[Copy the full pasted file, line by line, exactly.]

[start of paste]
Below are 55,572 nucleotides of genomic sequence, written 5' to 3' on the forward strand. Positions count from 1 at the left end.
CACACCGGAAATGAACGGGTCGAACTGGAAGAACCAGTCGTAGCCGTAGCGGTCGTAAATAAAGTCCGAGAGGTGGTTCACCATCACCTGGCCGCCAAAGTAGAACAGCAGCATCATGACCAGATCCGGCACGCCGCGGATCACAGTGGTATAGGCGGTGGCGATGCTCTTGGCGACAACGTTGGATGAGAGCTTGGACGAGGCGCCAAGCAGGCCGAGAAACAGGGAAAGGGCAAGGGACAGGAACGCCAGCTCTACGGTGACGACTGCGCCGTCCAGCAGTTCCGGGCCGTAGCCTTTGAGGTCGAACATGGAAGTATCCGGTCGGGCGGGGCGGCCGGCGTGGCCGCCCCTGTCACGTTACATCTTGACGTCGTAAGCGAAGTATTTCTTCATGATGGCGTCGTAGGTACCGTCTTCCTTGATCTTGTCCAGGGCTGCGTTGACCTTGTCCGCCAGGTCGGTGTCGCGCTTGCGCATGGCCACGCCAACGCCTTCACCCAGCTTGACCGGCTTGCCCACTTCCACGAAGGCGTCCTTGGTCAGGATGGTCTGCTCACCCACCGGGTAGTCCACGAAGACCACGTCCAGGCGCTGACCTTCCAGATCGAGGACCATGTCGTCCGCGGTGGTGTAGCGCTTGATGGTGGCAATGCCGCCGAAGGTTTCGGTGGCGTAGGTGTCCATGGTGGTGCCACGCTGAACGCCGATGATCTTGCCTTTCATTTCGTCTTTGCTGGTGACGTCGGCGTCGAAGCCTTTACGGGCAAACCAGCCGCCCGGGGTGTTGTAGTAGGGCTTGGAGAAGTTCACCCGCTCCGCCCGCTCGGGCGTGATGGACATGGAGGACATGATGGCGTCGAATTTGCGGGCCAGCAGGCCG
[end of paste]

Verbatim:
Below are 55,572 nucleotides of genomic sequence, written 5' to 3' on the forward strand. Positions count from 1 at the left end.
CACACCGGAAATGAACGGGTCGAACTGGAAGAACCAGTCGTAGCCGTAGCGGTCGTAAATAAAGTCCGAGAGGTGGTTCACCATCACCTGGCCGCCAAAGTAGAACAGCAGCATCATGACCAGATCCGGCACGCCGCGGATCACAGTGGTATAGGCGGTGGCGATGCTCTTGGCGACAACGTTGGATGAGAGCTTGGACGAGGCGCCAAGCAGGCCGAGAAACAGGGAAAGGGCAAGGGACAGGAACGCCAGCTCTACGGTGACGACTGCGCCGTCCAGCAGTTCCGGGCCGTAGCCTTTGAGGTCGAACATGGAAGTATCCGGTCGGGCGGGGCGGCCGGCGTGGCCGCCCCTGTCACGTTACATCTTGACGTCGTAAGCGAAGTATTTCTTCATGATGGCGTCGTAGGTACCGTCTTCCTTGATCTTGTCCAGGGCTGCGTTGACCTTGTCCGCCAGGTCGGTGTCGCGCTTGCGCATGGCCACGCCAACGCCTTCACCCAGCTTGACCGGCTTGCCCACTTCCACGAAGGCGTCCTTGGTCAGGATGGTCTGCTCACCCACCGGGTAGTCCACGAAGACCACGTCCAGGCGCTGACCTTCCAGATCGAGGACCATGTCGTCCGCGGTGGTGTAGCGCTTGATGGTGGCAATGCCGCCGAAGGTTTCGGTGGCGTAGGTGTCCATGGTGGTGCCACGCTGAACGCCGATGATCTTGCCTTTCATTTCGTCTTTGCTGGTGACGTCGGCGTCGAAGCCTTTACGGGCAAACCAGCCGCCCGGGGTGTTGTAGTAGGGCTTGGAGAAGTTCACCCGCTCCGCCCGCTCGGGCGTGATGGACATGGAGGACATGATGGCGTCGAATTTGCGGGCCAGCAGGCCG